“Not enough. Gordon acted on the principle that it’s easier to ask for forgiveness than permission. And he was right, to a point. His squad had an amazing record in Afghanistan. It was one of the most successful units we’ve fielded out there. They handled the terrain like it was nothing, they could travel for weeks without support, get to places nothing else could, track down damn near anything. They didn’t need body armor or NVGs—”


“Night-vision goggles,” Stafford said. “We had them hunting Taliban leaders in the KunarProvince, in the high country. Their success rate was… was worth everything, we thought.”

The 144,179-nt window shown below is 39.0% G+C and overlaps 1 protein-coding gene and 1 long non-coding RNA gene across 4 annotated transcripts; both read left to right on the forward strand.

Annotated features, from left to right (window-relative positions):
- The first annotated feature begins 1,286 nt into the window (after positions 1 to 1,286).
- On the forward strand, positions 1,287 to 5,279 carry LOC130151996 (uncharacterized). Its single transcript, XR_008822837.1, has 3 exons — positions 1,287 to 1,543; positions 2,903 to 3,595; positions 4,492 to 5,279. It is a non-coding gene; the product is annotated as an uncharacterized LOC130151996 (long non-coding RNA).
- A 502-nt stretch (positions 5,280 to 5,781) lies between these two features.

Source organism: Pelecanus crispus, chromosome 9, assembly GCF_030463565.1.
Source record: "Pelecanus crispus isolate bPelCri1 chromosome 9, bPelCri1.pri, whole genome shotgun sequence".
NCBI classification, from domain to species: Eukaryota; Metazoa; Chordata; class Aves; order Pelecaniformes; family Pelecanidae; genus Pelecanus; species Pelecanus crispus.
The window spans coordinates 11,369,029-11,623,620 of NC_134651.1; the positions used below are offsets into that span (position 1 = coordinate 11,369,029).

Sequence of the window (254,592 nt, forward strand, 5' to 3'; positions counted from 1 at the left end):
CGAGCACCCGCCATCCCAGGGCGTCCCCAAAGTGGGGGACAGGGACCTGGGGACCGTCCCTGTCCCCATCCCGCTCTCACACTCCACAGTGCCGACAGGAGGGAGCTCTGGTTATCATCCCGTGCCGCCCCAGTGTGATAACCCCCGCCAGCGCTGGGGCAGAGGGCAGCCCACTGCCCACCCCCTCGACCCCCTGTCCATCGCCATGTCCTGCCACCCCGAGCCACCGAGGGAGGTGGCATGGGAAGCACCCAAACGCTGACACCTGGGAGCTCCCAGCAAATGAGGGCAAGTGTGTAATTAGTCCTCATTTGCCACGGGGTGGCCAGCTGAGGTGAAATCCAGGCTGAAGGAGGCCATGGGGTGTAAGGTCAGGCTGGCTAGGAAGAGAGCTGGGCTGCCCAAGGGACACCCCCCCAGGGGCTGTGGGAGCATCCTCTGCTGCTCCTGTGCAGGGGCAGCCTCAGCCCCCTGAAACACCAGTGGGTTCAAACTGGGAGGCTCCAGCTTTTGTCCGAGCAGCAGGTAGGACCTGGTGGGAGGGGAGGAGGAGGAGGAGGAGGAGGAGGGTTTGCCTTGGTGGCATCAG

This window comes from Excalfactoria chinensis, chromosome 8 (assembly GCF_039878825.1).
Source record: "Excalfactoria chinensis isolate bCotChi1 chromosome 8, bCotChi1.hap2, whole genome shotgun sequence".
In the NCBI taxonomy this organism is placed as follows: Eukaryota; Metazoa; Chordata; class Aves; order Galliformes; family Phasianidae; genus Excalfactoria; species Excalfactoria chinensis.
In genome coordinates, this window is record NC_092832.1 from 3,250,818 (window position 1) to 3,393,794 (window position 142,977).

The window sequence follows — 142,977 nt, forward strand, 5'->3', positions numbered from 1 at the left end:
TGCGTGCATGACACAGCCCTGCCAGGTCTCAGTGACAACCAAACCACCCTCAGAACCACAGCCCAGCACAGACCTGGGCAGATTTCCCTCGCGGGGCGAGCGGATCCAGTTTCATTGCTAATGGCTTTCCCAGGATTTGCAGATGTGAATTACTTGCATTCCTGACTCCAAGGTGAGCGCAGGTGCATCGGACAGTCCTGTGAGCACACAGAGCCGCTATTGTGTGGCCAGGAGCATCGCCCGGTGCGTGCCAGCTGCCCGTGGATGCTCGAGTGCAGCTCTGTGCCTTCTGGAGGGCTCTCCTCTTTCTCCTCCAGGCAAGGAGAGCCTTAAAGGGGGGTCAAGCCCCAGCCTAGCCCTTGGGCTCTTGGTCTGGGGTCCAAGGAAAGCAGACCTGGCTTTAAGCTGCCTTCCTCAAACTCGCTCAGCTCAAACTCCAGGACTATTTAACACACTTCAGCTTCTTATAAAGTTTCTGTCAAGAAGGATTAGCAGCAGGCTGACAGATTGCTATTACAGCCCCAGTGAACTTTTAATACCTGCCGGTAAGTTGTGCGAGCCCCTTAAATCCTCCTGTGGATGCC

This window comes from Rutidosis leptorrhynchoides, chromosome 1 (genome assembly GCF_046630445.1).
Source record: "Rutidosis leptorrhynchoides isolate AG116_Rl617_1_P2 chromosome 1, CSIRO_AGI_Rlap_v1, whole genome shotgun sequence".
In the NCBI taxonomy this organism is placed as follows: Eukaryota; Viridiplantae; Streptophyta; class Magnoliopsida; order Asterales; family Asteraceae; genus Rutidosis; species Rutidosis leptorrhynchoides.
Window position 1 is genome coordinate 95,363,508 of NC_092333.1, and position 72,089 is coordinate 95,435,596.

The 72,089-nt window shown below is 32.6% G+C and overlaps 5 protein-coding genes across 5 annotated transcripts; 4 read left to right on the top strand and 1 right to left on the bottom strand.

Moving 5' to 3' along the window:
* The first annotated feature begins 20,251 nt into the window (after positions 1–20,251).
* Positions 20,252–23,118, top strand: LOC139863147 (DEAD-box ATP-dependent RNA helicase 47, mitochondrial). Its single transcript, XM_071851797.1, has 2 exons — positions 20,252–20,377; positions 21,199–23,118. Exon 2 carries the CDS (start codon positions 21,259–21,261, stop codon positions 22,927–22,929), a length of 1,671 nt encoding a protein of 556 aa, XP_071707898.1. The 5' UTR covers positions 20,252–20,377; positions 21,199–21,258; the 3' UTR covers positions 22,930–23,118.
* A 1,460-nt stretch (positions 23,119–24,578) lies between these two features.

“And then what?” I said, a chill twitching my spine. They kept using the past tense.

“There was a mortar attack,” Shumacher said. “Captain Gordon was one of several people caught in the explosion.

“It turns out a big enough explosion can kill a werewolf just fine,” Stafford said, deadpan.

“I know,” I said, my own bitter experience tainting my voice.

“The folklore doesn’t say anything about werewolves being killed by explosions,” Shumacher said.

“That’s because most of the folklore was in circulation before explosions of that scale existed,” I said.

“After Gordon’s death, everything fell apart,” Stafford said. “The remaining members of Gordon’s unit became unruly, I guess you’d call it. Rebellious. Insubordinate. We tried to appoint another commander—they refused to follow orders. Then Vanderman killed Yarrow.” He pointed out the two faces on the unit photo. The two biggest guys there, of course. Vanderman was a burly no-neck white guy. Yarrow was equally burly, with lips turned in a half grin, half snarl.